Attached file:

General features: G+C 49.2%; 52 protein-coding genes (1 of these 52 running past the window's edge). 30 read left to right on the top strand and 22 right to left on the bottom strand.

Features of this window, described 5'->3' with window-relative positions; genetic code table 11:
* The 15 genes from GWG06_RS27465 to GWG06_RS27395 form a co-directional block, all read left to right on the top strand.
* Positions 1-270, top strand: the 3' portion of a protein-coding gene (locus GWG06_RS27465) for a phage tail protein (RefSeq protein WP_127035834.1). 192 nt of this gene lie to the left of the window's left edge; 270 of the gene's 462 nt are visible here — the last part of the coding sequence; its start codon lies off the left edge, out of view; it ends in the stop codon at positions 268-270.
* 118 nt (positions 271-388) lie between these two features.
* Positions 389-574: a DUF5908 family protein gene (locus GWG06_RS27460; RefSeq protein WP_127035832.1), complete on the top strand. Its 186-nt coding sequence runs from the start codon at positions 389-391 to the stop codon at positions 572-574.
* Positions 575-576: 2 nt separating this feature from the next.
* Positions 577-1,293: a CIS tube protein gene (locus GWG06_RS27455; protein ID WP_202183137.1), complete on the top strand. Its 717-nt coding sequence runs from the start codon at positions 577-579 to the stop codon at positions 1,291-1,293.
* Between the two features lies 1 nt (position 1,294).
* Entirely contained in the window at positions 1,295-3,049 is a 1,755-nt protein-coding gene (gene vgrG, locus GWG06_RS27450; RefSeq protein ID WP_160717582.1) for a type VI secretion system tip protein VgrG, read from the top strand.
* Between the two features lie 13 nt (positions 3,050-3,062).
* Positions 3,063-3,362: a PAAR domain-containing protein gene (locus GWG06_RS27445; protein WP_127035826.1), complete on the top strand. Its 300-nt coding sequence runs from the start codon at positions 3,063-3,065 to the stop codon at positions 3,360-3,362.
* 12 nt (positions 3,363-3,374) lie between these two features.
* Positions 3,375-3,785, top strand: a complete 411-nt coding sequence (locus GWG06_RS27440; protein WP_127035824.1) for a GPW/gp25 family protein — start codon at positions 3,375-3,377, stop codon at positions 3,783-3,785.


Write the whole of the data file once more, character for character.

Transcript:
General features: G+C 49.2%; 52 protein-coding genes (1 of these 52 running past the window's edge). 30 read left to right on the top strand and 22 right to left on the bottom strand.

Features of this window, described 5'->3' with window-relative positions; genetic code table 11:
* The 15 genes from GWG06_RS27465 to GWG06_RS27395 form a co-directional block, all read left to right on the top strand.
* Positions 1-270, top strand: the 3' portion of a protein-coding gene (locus GWG06_RS27465) for a phage tail protein (RefSeq protein WP_127035834.1). 192 nt of this gene lie to the left of the window's left edge; 270 of the gene's 462 nt are visible here — the last part of the coding sequence; its start codon lies off the left edge, out of view; it ends in the stop codon at positions 268-270.
* 118 nt (positions 271-388) lie between these two features.
* Positions 389-574: a DUF5908 family protein gene (locus GWG06_RS27460; RefSeq protein WP_127035832.1), complete on the top strand. Its 186-nt coding sequence runs from the start codon at positions 389-391 to the stop codon at positions 572-574.
* Positions 575-576: 2 nt separating this feature from the next.
* Positions 577-1,293: a CIS tube protein gene (locus GWG06_RS27455; protein ID WP_202183137.1), complete on the top strand. Its 717-nt coding sequence runs from the start codon at positions 577-579 to the stop codon at positions 1,291-1,293.
* Between the two features lies 1 nt (position 1,294).
* Entirely contained in the window at positions 1,295-3,049 is a 1,755-nt protein-coding gene (gene vgrG, locus GWG06_RS27450; RefSeq protein ID WP_160717582.1) for a type VI secretion system tip protein VgrG, read from the top strand.
* Between the two features lie 13 nt (positions 3,050-3,062).
* Positions 3,063-3,362: a PAAR domain-containing protein gene (locus GWG06_RS27445; protein WP_127035826.1), complete on the top strand. Its 300-nt coding sequence runs from the start codon at positions 3,063-3,065 to the stop codon at positions 3,360-3,362.
* 12 nt (positions 3,363-3,374) lie between these two features.
* Positions 3,375-3,785, top strand: a complete 411-nt coding sequence (locus GWG06_RS27440; protein WP_127035824.1) for a GPW/gp25 family protein — start codon at positions 3,375-3,377, stop codon at positions 3,783-3,785.